dc.affiliationpl
Wydział Biologii i Nauk o Ziemi : Instytut Nauk o Środowisku
dc.contributor.authorpl
Bartomeus, Ignasi
dc.contributor.authorpl
Potts, Simon G.
dc.contributor.authorpl
Steffan-Dewenter, Ingolf
dc.contributor.authorpl
Vaissiere, Bernard E.
dc.contributor.authorpl
Woyciechowski, Michał - 132744
dc.contributor.authorpl
Krewenka, Kristin M.
dc.contributor.authorpl
Tscheulin, Thomas
dc.contributor.authorpl
Roberts, Stuart P. M.
dc.contributor.authorpl
Szentgyörgyi, Hajnalka - 132228
dc.contributor.authorpl
Westphal, Catrin
dc.contributor.authorpl
Bommarco, Riccardo
dc.date.accessioned
2015-04-30T11:50:40Z
dc.date.available
2015-04-30T11:50:40Z
dc.date.issuedpl
2014
dc.date.openaccess
0
dc.description.accesstime
w momencie opublikowania
dc.description.publicationpl
1,8
dc.description.version
ostateczna wersja wydawcy
dc.description.volumepl
2
dc.identifier.articleidpl
e328
dc.identifier.doipl
10.7717/peerj.328
dc.identifier.eissnpl
2167-8359
dc.identifier.projectpl
ROD UJ / P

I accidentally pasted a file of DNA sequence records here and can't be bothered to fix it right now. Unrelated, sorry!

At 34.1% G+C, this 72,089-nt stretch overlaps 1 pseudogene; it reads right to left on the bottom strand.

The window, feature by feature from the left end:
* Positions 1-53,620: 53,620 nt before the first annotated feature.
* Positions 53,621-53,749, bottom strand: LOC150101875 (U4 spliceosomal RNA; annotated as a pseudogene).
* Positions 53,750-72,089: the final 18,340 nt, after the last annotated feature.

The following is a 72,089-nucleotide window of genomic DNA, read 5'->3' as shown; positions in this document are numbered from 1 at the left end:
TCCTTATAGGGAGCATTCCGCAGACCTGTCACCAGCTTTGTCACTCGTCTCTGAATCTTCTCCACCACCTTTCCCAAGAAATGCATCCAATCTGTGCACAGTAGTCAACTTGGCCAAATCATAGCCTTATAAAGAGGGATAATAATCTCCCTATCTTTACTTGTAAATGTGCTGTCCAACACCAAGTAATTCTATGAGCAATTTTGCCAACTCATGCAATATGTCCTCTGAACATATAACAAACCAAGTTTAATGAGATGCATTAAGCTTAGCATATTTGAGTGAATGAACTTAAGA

dc.identifier.uri
http://ruj.uj.edu.pl/xmlui/handle/item/6286
dc.languagepl
eng
dc.language.containerpl
eng
dc.rights*
Udzielam licencji. Uznanie autorstwa 3.0 Polska
dc.rights.licence
CC-BY
dc.rights.uri*
http://creativecommons.org/licenses/by/3.0/legalcode
dc.share.type
otwarte czasopismo
dc.subject.enpl
biodiversity
dc.subject.enpl
pollination
dc.subject.enpl
honeybees
dc.subject.enpl
wild bees
dc.subject.enpl
agroecosystems
dc.subject.enpl
ecosystem services
dc.subtypepl
Article
dc.titlepl
Contribution of insect pollinators to crop yield and quality varies with agricultural intensification
dc.title.journalpl
PeerJ
dc.typepl
JournalArticle
dspace.entity.type
Publication
Affiliations